Organizers said they started planning the protest this weekend. Bienen and Communication sophomore Selina Liu said the high turnout demonstrated that the issues that the organizations rallied for reached institutions beyond just NU.

“I want to highlight that not only are our organizations in solidarity with each other, a lot of the issues that we stand for are connected,” Liu, a SOLR and Fossil Free NU member, said. “It is a Northwestern, Evanston issue, U.S. issue and international issue.”

Communication senior Jordan Muhammad, who is a Fossil Free NU and SJP member and uses ki/kis pronouns, said ki hoped Monday’s movement helped students learn new ways to be involved in campus activism.

“We cannot continue to go on as ‘business as usual,’” Muhammad said. “We must also hold in our hearts all the interconnected struggles that are happening right now.” 

Muhammad added that student activism does not necessarily have to take the form of organizing rallies — activist groups also need people like researchers and graphic designers, ki said. 

Ahmad Hamadeh, a parent of a newly admitted NU student, watched the rally. Hamadeh said he was “proud” to see the way the University’s students and faculty engaged in open dialogue on campus.

“I was proud of the protest here in regards to the inhumanity that’s happening in Gaza as well as Lebanon,” Hamadeh said. “It encourages me to see the type of students and faculty that we have here at Northwestern and being able to point out inhumanities across the world.”

A student organizer from JVP who did not identify themselves called NU Hillel the “Zionist home of Jewish life on campus” in a speech during the rally. 

“(Hillel) is one of the many ways in which this university is complicit in infusing Jewishness with Zionism,” the organizer said. “Judaism and Zionism are not the same.”

NU Hillel Executive Director Michael Simon said students are experiencing “a lot of concern and pain around the war,” and noted the recent escalation following Iran’s drone and missile barrage against Israel on Sunday.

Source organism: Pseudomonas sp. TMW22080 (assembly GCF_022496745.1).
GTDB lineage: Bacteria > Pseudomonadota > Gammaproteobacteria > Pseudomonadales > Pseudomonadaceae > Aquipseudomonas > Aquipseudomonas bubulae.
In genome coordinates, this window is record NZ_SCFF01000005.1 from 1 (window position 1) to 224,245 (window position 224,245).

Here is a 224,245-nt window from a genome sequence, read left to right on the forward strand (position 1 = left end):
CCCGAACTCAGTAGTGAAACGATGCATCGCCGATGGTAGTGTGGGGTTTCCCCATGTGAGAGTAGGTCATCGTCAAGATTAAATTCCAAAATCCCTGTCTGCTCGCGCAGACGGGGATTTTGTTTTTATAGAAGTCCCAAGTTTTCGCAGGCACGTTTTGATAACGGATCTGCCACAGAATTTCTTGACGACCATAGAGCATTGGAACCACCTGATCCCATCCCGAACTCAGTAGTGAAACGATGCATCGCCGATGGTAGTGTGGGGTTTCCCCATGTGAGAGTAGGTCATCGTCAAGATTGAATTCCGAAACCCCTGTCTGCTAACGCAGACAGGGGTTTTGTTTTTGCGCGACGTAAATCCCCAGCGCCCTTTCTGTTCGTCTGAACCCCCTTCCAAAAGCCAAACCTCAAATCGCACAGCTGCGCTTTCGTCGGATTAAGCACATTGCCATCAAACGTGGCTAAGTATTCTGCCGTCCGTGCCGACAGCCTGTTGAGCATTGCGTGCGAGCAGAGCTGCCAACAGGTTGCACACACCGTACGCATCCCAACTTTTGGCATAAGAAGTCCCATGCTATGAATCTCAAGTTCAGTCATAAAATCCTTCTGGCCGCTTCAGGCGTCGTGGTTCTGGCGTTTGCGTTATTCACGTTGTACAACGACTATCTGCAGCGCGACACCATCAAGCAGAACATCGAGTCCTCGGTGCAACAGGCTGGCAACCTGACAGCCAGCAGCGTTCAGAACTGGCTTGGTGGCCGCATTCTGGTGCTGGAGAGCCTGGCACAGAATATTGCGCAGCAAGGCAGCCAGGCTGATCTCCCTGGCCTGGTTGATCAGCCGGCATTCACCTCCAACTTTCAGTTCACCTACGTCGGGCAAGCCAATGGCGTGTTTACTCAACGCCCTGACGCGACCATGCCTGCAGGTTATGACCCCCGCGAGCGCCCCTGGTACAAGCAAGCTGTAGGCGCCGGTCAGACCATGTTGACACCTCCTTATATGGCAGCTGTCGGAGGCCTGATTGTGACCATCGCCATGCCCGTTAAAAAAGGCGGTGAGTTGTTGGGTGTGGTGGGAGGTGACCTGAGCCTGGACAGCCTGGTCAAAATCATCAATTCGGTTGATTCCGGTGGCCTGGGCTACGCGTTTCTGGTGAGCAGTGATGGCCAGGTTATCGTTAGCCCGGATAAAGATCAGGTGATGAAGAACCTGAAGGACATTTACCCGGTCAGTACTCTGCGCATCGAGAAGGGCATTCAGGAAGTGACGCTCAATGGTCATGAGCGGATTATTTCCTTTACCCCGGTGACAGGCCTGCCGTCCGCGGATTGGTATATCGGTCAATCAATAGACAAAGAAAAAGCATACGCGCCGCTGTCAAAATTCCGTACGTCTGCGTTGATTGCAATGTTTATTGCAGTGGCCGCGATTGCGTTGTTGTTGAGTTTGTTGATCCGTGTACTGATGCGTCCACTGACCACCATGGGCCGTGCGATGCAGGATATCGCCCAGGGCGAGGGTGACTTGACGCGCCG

“At spaces like Hillel, there’s real, thoughtful, nuanced conversation about the most challenging issues facing us,” Simon said. “I would hope anyone coming to Northwestern would come with an open mind and an open heart to engage across difference beyond rhetoric on a flier.”

Dean of Students and Assistant Vice President for Wellness Mona Dugo was also present at the rally. Dugo said she was present to ensure students have the “right to protest” and “protect the right to free speech.”

Weinberg junior and SOLR member Jinhee Heo said there is a perception of Northwestern being a relatively quiet campus compared to other universities. They said the goal of Monday’s protest was to disrupt this notion, and the turnout was emblematic of that. 

“I think our university is basically a giant hedge fund with a little school attached,” Weinberg senior and JVP member Josh Fleckner said. “It was good that students showed that we don’t just sit idly by while nebulous, probably violent investments are being made.”

Correction: A previous version of this article incorrectly characterized the death toll in Gaza and the source of casualty statistics. According to Palestinian officials, more than 33,000 Palestinians have died since the beginning of the Israel-Hamas War. The Daily regrets the error.